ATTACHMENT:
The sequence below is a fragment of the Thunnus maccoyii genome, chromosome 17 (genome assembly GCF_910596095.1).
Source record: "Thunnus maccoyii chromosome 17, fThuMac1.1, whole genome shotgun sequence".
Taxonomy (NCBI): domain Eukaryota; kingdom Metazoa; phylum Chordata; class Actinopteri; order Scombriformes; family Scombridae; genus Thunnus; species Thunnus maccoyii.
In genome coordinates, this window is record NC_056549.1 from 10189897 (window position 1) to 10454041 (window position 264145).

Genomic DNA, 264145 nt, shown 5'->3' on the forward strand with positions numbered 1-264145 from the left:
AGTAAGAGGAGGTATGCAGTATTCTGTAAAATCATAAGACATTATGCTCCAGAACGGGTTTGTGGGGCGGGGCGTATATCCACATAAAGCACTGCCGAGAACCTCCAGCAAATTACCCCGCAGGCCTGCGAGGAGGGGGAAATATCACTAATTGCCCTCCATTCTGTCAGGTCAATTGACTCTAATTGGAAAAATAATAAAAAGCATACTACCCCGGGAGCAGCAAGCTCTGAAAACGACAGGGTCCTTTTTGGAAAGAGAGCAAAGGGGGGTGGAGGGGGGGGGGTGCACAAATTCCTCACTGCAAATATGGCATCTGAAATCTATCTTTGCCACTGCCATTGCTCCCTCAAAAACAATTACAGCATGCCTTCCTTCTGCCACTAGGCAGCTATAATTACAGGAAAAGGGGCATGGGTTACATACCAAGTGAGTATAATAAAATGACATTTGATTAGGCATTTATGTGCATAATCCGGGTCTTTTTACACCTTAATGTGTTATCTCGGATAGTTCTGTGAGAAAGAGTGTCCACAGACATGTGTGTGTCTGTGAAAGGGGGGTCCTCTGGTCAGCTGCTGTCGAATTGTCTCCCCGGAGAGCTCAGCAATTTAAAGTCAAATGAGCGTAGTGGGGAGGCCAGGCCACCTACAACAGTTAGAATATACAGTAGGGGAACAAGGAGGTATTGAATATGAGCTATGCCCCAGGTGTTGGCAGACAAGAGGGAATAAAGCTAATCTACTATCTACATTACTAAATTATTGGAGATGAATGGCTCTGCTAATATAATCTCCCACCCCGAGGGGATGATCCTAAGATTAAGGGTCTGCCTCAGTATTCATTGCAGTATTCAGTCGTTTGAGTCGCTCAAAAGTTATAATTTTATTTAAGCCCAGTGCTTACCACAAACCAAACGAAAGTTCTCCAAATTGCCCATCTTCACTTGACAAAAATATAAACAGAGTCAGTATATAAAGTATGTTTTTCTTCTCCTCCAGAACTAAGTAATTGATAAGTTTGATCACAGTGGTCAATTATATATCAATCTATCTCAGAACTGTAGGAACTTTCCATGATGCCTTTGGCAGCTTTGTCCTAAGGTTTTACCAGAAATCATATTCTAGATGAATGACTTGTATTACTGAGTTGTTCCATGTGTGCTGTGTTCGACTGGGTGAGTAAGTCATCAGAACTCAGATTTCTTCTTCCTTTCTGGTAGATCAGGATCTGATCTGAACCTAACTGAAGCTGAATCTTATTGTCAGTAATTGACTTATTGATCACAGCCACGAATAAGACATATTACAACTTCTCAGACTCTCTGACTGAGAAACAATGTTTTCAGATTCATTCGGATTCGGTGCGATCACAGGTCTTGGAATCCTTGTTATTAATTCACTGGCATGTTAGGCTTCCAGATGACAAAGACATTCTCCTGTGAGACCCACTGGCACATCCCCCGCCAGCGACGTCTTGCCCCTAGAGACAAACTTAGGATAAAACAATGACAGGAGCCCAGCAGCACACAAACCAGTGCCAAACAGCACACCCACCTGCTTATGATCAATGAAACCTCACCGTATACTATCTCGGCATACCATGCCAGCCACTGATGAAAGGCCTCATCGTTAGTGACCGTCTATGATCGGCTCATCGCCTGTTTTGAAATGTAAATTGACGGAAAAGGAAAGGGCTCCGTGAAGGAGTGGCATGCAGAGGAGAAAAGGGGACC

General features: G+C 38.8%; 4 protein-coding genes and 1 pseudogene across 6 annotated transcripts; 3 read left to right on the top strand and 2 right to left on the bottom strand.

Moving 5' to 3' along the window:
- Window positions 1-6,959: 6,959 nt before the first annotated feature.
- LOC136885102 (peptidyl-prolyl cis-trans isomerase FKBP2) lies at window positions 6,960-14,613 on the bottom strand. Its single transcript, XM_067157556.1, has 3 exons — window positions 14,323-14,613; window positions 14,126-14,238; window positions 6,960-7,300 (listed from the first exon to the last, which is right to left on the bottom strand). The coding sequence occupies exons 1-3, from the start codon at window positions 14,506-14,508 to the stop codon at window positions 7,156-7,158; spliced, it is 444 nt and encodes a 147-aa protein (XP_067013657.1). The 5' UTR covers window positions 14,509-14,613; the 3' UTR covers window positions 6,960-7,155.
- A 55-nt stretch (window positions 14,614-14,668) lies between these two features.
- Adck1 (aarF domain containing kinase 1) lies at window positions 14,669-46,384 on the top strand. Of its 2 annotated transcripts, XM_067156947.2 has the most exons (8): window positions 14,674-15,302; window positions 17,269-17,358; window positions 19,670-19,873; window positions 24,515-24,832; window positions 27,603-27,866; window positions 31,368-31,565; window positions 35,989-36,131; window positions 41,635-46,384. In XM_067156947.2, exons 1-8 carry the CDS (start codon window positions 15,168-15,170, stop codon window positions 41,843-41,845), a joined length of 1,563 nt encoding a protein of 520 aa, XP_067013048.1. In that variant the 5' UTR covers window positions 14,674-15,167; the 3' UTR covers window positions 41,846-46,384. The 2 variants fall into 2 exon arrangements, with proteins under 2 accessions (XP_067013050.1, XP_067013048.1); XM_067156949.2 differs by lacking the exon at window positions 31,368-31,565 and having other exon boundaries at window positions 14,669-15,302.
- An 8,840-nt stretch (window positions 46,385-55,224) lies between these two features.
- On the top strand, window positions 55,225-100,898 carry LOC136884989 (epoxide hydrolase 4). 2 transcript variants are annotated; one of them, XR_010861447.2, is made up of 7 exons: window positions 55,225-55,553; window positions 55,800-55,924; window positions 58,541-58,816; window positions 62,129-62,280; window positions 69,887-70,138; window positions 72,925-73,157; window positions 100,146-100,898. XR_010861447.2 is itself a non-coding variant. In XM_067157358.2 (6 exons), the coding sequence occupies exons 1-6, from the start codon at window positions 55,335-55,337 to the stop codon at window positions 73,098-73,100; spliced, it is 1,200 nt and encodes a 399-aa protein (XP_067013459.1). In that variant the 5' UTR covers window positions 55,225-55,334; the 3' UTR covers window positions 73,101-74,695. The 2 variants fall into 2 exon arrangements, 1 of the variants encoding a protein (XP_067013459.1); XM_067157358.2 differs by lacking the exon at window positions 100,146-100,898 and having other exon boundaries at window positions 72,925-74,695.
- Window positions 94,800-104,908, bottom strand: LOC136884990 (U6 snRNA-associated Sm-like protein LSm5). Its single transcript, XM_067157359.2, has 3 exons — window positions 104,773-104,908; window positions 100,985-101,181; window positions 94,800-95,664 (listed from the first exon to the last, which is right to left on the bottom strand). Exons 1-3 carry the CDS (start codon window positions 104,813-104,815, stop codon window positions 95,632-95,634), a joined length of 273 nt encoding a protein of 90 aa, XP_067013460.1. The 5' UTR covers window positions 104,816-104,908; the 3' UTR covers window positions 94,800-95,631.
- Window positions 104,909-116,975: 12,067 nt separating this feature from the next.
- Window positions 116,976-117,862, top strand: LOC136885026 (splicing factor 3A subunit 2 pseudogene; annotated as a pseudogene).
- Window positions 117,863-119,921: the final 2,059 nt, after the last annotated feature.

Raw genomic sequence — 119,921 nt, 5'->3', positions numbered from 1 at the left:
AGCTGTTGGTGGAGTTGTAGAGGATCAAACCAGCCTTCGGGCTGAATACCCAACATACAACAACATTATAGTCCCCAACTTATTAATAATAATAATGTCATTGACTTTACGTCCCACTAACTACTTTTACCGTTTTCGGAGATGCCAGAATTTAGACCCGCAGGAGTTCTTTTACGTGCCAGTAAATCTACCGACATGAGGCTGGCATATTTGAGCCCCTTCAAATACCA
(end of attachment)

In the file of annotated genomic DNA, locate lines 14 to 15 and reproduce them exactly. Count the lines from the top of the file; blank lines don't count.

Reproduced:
- On the top strand, window positions 55,225-100,898 carry LOC136884989 (epoxide hydrolase 4). 2 transcript variants are annotated; one of them, XR_010861447.2, is made up of 7 exons: window positions 55,225-55,553; window positions 55,800-55,924; window positions 58,541-58,816; window positions 62,129-62,280; window positions 69,887-70,138; window positions 72,925-73,157; window positions 100,146-100,898. XR_010861447.2 is itself a non-coding variant. In XM_067157358.2 (6 exons), the coding sequence occupies exons 1-6, from the start codon at window positions 55,335-55,337 to the stop codon at window positions 73,098-73,100; spliced, it is 1,200 nt and encodes a 399-aa protein (XP_067013459.1). In that variant the 5' UTR covers window positions 55,225-55,334; the 3' UTR covers window positions 73,101-74,695. The 2 variants fall into 2 exon arrangements, 1 of the variants encoding a protein (XP_067013459.1); XM_067157358.2 differs by lacking the exon at window positions 100,146-100,898 and having other exon boundaries at window positions 72,925-74,695.
- Window positions 94,800-104,908, bottom strand: LOC136884990 (U6 snRNA-associated Sm-like protein LSm5). Its single transcript, XM_067157359.2, has 3 exons — window positions 104,773-104,908; window positions 100,985-101,181; window positions 94,800-95,664 (listed from the first exon to the last, which is right to left on the bottom strand). Exons 1-3 carry the CDS (start codon window positions 104,813-104,815, stop codon window positions 95,632-95,634), a joined length of 273 nt encoding a protein of 90 aa, XP_067013460.1. The 5' UTR covers window positions 104,816-104,908; the 3' UTR covers window positions 94,800-95,631.